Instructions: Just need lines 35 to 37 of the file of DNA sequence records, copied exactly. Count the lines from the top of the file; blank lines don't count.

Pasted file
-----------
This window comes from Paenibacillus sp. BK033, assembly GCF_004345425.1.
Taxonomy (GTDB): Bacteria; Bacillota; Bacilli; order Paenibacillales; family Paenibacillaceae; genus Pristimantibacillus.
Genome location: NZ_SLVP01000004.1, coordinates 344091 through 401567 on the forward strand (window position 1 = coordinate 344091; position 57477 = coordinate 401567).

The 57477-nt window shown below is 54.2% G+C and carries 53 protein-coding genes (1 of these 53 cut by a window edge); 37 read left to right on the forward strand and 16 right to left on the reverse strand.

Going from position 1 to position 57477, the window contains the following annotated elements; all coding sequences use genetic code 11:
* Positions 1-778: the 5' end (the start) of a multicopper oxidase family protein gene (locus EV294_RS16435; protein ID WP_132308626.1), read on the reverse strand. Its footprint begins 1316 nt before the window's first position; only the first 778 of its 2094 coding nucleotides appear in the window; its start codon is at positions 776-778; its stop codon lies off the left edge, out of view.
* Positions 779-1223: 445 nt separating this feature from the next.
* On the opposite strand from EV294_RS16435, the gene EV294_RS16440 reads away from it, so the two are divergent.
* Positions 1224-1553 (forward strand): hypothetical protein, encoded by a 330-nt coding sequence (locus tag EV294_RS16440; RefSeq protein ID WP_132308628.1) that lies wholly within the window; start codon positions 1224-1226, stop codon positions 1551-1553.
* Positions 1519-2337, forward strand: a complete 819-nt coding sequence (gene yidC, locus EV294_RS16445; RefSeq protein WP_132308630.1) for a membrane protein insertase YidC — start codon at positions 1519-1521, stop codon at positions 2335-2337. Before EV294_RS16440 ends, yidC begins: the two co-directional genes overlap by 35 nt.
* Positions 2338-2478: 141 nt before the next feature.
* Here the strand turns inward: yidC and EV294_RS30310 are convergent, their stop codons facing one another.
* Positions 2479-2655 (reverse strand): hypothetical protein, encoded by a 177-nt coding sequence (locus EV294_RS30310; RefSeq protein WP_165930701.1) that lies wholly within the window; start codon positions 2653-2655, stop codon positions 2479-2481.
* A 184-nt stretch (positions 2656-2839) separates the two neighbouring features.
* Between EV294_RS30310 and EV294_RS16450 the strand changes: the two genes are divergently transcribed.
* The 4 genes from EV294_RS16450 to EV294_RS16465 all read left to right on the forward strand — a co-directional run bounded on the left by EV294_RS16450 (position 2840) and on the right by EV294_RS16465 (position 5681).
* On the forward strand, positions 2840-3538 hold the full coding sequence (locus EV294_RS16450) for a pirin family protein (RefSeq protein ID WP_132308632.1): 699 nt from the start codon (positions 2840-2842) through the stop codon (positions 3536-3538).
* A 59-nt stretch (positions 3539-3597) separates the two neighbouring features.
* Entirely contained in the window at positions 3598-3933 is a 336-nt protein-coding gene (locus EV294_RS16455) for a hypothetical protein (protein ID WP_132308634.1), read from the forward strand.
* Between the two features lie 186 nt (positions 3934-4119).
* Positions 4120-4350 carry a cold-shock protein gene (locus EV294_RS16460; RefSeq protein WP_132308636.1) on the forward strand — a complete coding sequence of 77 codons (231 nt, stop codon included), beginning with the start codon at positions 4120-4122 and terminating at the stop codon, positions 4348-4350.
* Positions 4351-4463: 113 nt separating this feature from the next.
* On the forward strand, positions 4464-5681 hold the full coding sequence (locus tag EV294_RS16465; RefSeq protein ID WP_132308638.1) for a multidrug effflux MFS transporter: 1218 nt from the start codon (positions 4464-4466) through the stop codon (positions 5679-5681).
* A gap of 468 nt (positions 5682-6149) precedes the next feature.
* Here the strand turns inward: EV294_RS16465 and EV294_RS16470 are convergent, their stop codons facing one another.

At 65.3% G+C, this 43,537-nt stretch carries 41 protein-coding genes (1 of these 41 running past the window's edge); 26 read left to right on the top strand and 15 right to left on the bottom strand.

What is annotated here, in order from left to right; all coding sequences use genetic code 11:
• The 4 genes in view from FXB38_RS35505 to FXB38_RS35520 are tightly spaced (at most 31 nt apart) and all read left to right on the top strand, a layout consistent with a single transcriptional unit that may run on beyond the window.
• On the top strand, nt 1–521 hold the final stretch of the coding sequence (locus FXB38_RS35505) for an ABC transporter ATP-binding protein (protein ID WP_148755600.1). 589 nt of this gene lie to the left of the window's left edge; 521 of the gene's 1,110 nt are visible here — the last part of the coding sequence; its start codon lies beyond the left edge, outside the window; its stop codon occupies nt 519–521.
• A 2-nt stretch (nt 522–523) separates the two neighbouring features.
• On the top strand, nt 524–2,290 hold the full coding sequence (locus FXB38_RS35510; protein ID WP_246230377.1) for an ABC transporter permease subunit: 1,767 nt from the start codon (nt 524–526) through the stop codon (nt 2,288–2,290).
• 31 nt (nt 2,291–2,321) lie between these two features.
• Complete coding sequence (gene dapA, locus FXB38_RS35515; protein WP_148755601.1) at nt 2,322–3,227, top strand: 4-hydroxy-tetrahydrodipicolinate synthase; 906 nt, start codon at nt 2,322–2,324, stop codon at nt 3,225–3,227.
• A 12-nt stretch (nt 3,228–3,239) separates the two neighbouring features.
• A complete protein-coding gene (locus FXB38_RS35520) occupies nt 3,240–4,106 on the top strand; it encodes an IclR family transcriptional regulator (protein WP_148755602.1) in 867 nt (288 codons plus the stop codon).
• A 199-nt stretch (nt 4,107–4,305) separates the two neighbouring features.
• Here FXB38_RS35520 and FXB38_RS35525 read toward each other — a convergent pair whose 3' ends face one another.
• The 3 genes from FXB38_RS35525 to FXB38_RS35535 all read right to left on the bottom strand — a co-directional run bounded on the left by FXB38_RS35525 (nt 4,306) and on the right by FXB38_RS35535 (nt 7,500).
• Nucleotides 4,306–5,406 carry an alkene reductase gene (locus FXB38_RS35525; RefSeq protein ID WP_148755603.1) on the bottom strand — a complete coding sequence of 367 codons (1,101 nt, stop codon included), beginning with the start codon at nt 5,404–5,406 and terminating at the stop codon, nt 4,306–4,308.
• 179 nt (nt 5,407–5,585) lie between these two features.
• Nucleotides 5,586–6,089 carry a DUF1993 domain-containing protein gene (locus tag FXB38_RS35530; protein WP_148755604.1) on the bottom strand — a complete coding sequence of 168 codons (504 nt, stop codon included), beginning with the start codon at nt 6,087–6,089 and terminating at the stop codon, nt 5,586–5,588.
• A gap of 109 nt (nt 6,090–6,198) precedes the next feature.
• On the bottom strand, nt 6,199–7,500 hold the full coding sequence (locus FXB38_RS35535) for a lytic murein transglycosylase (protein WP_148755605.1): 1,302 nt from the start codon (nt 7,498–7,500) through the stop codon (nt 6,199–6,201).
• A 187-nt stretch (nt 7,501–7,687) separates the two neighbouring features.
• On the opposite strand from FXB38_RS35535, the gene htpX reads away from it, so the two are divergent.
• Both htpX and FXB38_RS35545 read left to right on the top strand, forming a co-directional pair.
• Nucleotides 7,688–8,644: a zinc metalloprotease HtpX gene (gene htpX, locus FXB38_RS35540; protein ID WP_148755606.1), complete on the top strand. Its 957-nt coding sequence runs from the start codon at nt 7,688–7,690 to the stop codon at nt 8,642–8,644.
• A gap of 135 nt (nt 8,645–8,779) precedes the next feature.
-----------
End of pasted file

• A complete protein-coding gene (locus FXB38_RS35520) occupies nt 3,240–4,106 on the top strand; it encodes an IclR family transcriptional regulator (protein WP_148755602.1) in 867 nt (288 codons plus the stop codon).
• A 199-nt stretch (nt 4,107–4,305) separates the two neighbouring features.
• Here FXB38_RS35520 and FXB38_RS35525 read toward each other — a convergent pair whose 3' ends face one another.